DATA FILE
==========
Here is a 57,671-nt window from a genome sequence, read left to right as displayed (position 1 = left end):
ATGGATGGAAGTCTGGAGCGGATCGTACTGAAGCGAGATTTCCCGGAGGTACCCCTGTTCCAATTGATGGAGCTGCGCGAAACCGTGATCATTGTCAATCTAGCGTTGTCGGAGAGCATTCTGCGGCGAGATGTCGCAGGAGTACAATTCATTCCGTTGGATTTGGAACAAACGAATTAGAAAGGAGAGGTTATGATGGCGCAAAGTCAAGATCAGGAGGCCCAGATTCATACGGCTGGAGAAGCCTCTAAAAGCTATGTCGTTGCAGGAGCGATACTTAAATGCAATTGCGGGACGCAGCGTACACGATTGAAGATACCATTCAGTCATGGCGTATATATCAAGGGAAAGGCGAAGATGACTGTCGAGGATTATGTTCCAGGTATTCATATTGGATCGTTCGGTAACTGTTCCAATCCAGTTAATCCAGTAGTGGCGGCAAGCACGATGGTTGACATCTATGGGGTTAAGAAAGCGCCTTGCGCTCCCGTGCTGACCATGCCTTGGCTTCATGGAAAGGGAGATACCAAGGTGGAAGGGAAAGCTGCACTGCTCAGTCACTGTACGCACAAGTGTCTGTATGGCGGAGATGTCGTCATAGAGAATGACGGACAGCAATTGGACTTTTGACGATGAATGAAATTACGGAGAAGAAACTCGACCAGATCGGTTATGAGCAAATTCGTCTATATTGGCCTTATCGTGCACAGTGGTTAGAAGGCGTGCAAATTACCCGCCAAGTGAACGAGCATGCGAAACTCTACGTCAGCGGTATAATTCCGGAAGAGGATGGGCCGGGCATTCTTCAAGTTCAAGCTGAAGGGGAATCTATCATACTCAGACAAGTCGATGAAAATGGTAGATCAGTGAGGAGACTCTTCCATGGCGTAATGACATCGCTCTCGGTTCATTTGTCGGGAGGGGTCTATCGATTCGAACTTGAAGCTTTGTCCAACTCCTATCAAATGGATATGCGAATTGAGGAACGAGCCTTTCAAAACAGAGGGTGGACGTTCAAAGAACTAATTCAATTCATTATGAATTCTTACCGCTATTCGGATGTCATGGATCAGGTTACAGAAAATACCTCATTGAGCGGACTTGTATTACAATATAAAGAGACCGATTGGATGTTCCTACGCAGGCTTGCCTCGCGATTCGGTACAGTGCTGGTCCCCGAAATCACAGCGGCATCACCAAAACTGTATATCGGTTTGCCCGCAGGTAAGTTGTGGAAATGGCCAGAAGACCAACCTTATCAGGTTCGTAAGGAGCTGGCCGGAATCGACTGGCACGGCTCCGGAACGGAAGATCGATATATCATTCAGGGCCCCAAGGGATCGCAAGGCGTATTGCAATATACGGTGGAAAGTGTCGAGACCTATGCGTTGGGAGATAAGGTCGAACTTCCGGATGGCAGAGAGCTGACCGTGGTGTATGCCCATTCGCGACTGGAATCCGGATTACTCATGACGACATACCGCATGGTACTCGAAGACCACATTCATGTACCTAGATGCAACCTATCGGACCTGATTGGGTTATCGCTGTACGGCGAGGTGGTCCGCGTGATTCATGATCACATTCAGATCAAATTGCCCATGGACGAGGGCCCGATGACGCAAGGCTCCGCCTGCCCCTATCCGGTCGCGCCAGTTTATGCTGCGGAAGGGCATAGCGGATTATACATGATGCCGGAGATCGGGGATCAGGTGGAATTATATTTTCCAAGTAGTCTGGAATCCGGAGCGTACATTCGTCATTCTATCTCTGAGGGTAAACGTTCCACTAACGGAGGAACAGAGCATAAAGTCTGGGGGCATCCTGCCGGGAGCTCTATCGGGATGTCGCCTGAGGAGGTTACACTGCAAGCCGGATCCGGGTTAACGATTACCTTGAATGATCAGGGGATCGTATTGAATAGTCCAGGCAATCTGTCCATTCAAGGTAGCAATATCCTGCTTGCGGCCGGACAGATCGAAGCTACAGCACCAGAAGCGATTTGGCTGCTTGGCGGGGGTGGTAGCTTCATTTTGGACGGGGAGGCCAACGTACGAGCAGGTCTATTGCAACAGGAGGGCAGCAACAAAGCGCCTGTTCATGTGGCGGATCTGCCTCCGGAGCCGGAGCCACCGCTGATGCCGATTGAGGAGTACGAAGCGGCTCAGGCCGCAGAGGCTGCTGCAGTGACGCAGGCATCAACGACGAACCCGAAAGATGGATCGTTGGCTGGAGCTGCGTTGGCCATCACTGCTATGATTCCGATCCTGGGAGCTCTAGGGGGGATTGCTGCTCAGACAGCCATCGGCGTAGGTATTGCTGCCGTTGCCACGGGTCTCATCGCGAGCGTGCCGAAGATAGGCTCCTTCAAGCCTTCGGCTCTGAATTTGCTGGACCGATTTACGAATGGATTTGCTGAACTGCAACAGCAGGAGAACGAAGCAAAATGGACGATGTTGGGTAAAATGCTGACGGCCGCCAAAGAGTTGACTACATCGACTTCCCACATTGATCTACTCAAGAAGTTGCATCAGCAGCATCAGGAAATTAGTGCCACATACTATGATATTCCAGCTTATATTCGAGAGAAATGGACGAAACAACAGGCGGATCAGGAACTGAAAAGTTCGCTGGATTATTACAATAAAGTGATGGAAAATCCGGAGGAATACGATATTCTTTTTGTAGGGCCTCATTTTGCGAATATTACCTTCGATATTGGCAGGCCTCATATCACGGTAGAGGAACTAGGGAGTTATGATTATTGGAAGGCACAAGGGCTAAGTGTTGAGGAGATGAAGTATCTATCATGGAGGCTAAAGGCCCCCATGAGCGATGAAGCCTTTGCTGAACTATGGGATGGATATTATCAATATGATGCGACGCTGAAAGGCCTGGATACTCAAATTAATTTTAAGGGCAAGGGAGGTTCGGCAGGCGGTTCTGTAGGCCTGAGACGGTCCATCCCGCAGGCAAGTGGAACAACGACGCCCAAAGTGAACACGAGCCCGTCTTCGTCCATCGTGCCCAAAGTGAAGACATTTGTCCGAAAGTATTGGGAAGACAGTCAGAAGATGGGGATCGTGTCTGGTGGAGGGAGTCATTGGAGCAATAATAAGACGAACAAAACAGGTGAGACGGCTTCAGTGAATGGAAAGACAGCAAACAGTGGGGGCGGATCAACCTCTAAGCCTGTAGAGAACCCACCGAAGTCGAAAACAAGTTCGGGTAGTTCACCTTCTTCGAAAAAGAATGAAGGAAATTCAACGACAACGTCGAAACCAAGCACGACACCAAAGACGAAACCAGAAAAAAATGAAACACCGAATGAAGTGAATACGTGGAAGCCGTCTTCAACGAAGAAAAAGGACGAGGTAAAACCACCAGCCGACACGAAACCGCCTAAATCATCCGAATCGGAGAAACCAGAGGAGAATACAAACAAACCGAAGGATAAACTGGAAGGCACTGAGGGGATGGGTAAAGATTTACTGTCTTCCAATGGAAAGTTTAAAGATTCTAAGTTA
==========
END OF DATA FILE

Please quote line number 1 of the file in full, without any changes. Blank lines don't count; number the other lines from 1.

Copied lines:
Here is a 57,671-nt window from a genome sequence, read left to right as displayed (position 1 = left end):